A report published last week suggested that making certain prescription medications available as over-the-counter drugs could save Canadian insurers, employers, governments and patients $1 billion each year.
The report dealt with proton pump inhibitors (which treat gastroesophageal reflux disease), oral contraceptives and erectile dysfunction drugs. Researchers noted making them available as over-the-counter products could lower drug costs and reduce the number of primary care visits, which would both help the public health-care system and increase economic productivity through less time taken off work. They also noted, however, the change could increase the risk of misdiagnosis, misuse and adverse health events. And while insurers, employers and patients with little to no coverage would benefit, those with a robust plan would see their out-of-pocket expenses increase.
Canada, of course, isn’t alone in testing these waters. As of 2014, New Zealand men aged 35 to 70 can access sildenafil (the active ingredient in Viagra) without a prescription from their physician, according to the Pharmaceutical Journal. They can instead visit a trained pharmacist who will screen out men who report heart problems and cardiovascular risk factors such as diabetes. Pharmacists will encourage them to visit their family doctors for a heart health check and will inform the physician of the drug unless the patient requests them not to.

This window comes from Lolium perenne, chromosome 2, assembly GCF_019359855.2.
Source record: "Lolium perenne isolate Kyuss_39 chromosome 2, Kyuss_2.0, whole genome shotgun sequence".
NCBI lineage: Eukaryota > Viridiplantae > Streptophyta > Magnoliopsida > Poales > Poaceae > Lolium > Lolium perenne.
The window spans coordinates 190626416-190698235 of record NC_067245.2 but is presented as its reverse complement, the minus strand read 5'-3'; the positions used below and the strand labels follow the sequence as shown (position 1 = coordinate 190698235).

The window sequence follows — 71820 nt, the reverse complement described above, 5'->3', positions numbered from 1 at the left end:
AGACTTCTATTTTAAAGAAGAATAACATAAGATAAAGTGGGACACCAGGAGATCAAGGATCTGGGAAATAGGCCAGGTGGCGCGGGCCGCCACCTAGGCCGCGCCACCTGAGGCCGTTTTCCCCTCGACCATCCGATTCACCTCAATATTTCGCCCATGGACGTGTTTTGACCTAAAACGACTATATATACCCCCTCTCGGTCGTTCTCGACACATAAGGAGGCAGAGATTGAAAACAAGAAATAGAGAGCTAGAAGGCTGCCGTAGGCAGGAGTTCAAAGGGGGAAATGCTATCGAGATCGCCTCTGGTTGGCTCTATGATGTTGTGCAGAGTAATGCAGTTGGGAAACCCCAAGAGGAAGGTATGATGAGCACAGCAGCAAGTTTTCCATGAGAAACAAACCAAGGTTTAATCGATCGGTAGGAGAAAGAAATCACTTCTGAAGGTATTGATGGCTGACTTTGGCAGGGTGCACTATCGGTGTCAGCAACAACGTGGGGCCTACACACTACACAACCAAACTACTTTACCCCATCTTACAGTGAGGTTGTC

Similarly, as of February 2017, New Zealand women aged 16 and older can buy oral contraceptives directly from their pharmacists, provided their physician had prescribed a similar drug in the last three years and they hadn’t developed any risk factors in the meantime. Again, they’ll be encouraged to tell their physicians about the drug.
In the United States, women in Colorado, Oregon and California can buy oral contraceptives without a prescription, a policy change the American Congress of Obstetricians and Gynecologists supports.
“Despite the safety of OC [over-the-counter] use, one frequently cited concern regarding over-the-counter provision of OCs is the potential harm that could result if women with contraindications use them,” the organization wrote in an opinion paper in December 2012. “However, several studies have shown that women can self-screen for contraindications. In one study that compared current family planning clients’ self-assessment of contraindications with clinical assessment, 392 of the 399 participant (females aged 15 to 45) and health care provider pairs obtained agreement on medical eligibility criteria.”
What do you think? Would making proton pump inhibitors, oral contraceptives and erectile dysfunction drugs available over the counter be a good idea? Have your say in this week’s online poll.
As for last week’s poll, it looked at whether the Canada Pension Plan should provide a dropout clause for people who temporarily stop working. Nearly three-quarters (72 per cent) of respondents thought it should as a way to account for childcare responsibilities and to provide equity. The remaining 28 per cent thought the government had done enough by boosting CPP in the first place.